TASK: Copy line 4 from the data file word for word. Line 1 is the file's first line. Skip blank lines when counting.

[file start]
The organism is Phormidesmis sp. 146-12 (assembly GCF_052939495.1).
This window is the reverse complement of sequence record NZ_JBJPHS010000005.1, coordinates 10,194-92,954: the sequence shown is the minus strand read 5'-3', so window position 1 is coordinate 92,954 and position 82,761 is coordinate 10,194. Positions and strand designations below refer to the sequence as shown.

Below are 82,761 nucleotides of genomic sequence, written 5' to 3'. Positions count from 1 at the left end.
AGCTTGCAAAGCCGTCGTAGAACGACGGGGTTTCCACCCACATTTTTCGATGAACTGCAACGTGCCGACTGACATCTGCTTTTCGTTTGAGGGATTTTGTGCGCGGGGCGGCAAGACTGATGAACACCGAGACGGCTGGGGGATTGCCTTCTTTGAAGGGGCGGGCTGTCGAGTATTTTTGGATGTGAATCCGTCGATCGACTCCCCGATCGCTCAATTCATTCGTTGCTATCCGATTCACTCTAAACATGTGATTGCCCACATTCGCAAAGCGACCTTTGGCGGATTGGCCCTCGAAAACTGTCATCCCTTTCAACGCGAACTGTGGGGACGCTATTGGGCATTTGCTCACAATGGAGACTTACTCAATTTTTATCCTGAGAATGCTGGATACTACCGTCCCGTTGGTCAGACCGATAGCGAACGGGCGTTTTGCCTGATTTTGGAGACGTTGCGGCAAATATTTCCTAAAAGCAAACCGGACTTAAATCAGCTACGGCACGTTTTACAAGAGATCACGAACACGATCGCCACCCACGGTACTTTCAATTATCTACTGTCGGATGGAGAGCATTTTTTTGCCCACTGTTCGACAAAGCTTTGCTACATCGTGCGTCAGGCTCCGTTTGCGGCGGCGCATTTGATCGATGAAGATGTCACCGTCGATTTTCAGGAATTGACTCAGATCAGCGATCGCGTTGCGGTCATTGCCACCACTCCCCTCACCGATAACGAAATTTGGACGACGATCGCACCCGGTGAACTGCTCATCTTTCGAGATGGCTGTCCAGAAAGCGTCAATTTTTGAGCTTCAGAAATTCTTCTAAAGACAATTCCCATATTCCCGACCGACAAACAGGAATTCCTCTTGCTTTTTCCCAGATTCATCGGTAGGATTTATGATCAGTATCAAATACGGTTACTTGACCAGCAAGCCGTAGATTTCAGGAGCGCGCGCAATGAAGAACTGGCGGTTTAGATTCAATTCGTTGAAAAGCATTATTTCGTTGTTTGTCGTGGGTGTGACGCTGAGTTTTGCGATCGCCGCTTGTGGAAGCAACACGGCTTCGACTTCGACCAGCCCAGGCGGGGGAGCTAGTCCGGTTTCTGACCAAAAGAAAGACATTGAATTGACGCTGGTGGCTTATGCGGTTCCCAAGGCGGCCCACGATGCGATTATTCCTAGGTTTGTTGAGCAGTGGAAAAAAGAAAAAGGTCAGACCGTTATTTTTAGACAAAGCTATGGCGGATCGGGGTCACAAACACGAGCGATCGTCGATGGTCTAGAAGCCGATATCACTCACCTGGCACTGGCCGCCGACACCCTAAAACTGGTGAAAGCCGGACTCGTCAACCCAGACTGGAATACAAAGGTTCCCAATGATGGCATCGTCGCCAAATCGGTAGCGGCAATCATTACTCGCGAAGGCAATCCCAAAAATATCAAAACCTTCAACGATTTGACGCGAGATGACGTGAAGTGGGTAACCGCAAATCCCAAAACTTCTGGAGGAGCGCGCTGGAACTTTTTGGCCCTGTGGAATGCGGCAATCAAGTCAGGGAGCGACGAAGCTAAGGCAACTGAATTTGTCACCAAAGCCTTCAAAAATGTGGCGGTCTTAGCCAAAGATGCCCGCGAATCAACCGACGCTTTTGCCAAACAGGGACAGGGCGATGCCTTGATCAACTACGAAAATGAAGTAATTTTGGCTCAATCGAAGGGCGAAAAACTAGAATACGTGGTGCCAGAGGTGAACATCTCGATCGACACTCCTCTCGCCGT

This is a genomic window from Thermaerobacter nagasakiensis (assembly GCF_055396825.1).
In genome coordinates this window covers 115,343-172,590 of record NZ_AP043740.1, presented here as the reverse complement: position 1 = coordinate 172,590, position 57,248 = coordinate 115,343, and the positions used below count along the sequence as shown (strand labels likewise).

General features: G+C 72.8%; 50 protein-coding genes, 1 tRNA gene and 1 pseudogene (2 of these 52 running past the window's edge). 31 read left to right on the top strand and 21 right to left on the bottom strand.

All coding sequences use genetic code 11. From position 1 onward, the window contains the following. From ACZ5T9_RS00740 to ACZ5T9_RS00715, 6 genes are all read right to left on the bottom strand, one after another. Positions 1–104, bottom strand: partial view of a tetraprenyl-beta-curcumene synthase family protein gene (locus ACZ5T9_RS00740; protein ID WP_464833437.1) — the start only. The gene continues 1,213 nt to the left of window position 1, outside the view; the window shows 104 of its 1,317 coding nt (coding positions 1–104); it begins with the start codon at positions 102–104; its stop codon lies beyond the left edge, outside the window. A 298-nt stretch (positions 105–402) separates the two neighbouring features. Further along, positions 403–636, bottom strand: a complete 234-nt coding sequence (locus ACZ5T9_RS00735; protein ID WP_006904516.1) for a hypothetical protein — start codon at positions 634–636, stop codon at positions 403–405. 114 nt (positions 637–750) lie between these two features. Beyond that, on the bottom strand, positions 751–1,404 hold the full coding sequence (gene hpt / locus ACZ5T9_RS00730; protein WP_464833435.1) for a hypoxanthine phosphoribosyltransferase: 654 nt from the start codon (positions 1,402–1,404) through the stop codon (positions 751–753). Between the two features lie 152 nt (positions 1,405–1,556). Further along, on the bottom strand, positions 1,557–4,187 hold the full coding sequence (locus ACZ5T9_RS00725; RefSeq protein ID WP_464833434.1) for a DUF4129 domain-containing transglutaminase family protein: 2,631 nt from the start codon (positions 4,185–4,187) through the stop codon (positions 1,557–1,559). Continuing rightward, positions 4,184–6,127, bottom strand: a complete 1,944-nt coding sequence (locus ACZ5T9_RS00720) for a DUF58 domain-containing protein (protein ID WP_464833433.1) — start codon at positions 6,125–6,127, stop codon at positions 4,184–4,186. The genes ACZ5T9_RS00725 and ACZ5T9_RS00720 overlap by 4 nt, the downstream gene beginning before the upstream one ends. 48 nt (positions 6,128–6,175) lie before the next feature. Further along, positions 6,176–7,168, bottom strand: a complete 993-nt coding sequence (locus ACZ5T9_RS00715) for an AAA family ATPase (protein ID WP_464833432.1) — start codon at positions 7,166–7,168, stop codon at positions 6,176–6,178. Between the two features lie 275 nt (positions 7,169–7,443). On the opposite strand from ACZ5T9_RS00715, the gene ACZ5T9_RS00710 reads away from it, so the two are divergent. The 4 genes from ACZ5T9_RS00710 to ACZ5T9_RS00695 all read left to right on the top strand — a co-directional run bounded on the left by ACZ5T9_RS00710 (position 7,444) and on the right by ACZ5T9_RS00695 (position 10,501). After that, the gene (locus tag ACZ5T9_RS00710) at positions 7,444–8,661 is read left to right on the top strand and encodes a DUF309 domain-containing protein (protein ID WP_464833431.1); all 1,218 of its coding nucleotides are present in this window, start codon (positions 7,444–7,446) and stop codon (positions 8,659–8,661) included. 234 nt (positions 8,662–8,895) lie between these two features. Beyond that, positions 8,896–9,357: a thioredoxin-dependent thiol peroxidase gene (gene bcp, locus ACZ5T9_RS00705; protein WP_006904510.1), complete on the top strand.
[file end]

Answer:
AGCTTGCAAAGCCGTCGTAGAACGACGGGGTTTCCACCCACATTTTTCGATGAACTGCAACGTGCCGACTGACATCTGCTTTTCGTTTGAGGGATTTTGTGCGCGGGGCGGCAAGACTGATGAACACCGAGACGGCTGGGGGATTGCCTTCTTTGAAGGGGCGGGCTGTCGAGTATTTTTGGATGTGAATCCGTCGATCGACTCCCCGATCGCTCAATTCATTCGTTGCTATCCGATTCACTCTAAACATGTGATTGCCCACATTCGCAAAGCGACCTTTGGCGGATTGGCCCTCGAAAACTGTCATCCCTTTCAACGCGAACTGTGGGGACGCTATTGGGCATTTGCTCACAATGGAGACTTACTCAATTTTTATCCTGAGAATGCTGGATACTACCGTCCCGTTGGTCAGACCGATAGCGAACGGGCGTTTTGCCTGATTTTGGAGACGTTGCGGCAAATATTTCCTAAAAGCAAACCGGACTTAAATCAGCTACGGCACGTTTTACAAGAGATCACGAACACGATCGCCACCCACGGTACTTTCAATTATCTACTGTCGGATGGAGAGCATTTTTTTGCCCACTGTTCGACAAAGCTTTGCTACATCGTGCGTCAGGCTCCGTTTGCGGCGGCGCATTTGATCGATGAAGATGTCACCGTCGATTTTCAGGAATTGACTCAGATCAGCGATCGCGTTGCGGTCATTGCCACCACTCCCCTCACCGATAACGAAATTTGGACGACGATCGCACCCGGTGAACTGCTCATCTTTCGAGATGGCTGTCCAGAAAGCGTCAATTTTTGAGCTTCAGAAATTCTTCTAAAGACAATTCCCATATTCCCGACCGACAAACAGGAATTCCTCTTGCTTTTTCCCAGATTCATCGGTAGGATTTATGATCAGTATCAAATACGGTTACTTGACCAGCAAGCCGTAGATTTCAGGAGCGCGCGCAATGAAGAACTGGCGGTTTAGATTCAATTCGTTGAAAAGCATTATTTCGTTGTTTGTCGTGGGTGTGACGCTGAGTTTTGCGATCGCCGCTTGTGGAAGCAACACGGCTTCGACTTCGACCAGCCCAGGCGGGGGAGCTAGTCCGGTTTCTGACCAAAAGAAAGACATTGAATTGACGCTGGTGGCTTATGCGGTTCCCAAGGCGGCCCACGATGCGATTATTCCTAGGTTTGTTGAGCAGTGGAAAAAAGAAAAAGGTCAGACCGTTATTTTTAGACAAAGCTATGGCGGATCGGGGTCACAAACACGAGCGATCGTCGATGGTCTAGAAGCCGATATCACTCACCTGGCACTGGCCGCCGACACCCTAAAACTGGTGAAAGCCGGACTCGTCAACCCAGACTGGAATACAAAGGTTCCCAATGATGGCATCGTCGCCAAATCGGTAGCGGCAATCATTACTCGCGAAGGCAATCCCAAAAATATCAAAACCTTCAACGATTTGACGCGAGATGACGTGAAGTGGGTAACCGCAAATCCCAAAACTTCTGGAGGAGCGCGCTGGAACTTTTTGGCCCTGTGGAATGCGGCAATCAAGTCAGGGAGCGACGAAGCTAAGGCAACTGAATTTGTCACCAAAGCCTTCAAAAATGTGGCGGTCTTAGCCAAAGATGCCCGCGAATCAACCGACGCTTTTGCCAAACAGGGACAGGGCGATGCCTTGATCAACTACGAAAATGAAGTAATTTTGGCTCAATCGAAGGGCGAAAAACTAGAATACGTGGTGCCAGAGGTGAACATCTCGATCGACACTCCTCTCGCCGT